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Poland hits out at Germany: Why Warsaw is raising eyebrows with its criticism

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Polish theology professor Dariusz Oko, 61, was fined €4,800 by the Cologne District Court for an article in which he described gay people in the Catholic clergy as “parasites” and “cancerous ulcers”. The article was published in the German magazine Theologisches.

The article, titled “On the need to limit homosexual cliques in the church”, claimed the Vatican church was paralysed by an “internal homo mafia”.

Mr Oko, a theology professor at the Pontifical University of John Paul II in Krakow, was ordered to pay the fine for inciting hatred.

But Poland hit back at the decision, igniting a simmering culture war between the two European nations over liberal values and democratic institutions.

Marcin Romanowski, the Polish deputy justice minister, said the decision “trampled on academic freedom and showed that [Germany] values torturers more than victims”.

Mr Rothe said he has received threats from Polish conservatives since the complaint became public.

A spokesperson for the court said an appeal had already been lodged, meaning the case will now likely be the subject of a trial.

Poland has come under intense scrutiny from EU institutions for offences seen as undermining judicial independence and the rule of law.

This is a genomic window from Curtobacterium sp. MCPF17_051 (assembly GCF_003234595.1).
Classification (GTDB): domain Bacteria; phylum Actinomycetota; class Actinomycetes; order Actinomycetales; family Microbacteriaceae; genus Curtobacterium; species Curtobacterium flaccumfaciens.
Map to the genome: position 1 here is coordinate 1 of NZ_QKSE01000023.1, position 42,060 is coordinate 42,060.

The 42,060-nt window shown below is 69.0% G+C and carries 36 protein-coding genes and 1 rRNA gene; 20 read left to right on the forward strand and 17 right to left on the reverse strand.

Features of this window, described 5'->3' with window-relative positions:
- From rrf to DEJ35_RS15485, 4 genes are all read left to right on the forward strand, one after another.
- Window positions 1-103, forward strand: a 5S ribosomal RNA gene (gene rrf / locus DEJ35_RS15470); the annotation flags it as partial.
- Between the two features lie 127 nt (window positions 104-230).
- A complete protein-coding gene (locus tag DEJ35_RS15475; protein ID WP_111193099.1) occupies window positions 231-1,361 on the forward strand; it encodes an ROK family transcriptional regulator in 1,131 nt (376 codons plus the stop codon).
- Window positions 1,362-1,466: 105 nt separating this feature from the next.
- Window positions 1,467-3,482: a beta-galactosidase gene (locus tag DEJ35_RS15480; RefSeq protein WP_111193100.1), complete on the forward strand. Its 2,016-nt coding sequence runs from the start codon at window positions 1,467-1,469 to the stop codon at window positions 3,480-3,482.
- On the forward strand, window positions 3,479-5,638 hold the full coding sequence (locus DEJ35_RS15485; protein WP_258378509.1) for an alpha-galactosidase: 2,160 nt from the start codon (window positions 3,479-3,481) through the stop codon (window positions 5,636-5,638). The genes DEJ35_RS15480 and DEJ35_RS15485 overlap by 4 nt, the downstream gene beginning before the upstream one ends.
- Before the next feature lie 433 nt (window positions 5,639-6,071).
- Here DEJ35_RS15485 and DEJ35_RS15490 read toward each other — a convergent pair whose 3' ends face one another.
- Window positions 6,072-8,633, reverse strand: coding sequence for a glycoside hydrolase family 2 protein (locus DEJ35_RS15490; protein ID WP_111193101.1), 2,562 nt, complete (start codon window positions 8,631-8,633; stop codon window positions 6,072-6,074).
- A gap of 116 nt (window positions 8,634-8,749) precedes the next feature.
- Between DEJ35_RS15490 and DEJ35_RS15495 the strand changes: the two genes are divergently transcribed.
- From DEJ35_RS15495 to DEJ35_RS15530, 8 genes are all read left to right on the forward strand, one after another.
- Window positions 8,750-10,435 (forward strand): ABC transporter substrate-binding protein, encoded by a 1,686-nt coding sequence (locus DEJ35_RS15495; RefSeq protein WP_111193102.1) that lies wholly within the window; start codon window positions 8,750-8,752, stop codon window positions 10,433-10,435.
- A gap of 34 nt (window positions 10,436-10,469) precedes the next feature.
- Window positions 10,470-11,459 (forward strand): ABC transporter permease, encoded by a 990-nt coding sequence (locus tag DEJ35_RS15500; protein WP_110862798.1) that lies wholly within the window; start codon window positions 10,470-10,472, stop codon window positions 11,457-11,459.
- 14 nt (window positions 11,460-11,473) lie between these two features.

Polish authorities have also faced international condemnation for anti-LGBTQ+ comments and declaring parts of the country to be “LGBT ideology-free zones”.

One of the masterminds behind these zones, the conservative Catholic legal institute Ordo Iuris, has also defended Mr Oko.

In a statement, he said the article intended to “initiate an academic discussion.”

Earlier this year, the European Parliament declared the whole of the European Union as an “LGBTIQ Freedom Zone” in response to Poland’s zone idea.

Same-sex relationships are not legally recognised in Poland, and the country already bans same-sex couples from adopting children together.

The EU resolution declared that “LGBTIQ persons everywhere in the EU should enjoy the freedom to live and publicly show their sexual orientation and gender identity without fear of intolerance, discrimination or persecution”.

It adds that “authorities at all levels of governance across the EU should protect and promote equality and the fundamental rights of all, including LGBTIQ persons”.

The resolution was supported by 492 MEPs, while another 141 voted against it and 46 abstained.

The resolution added that discrimination not only needed to be addressed in Poland, but that it was “an issue across the EU”.



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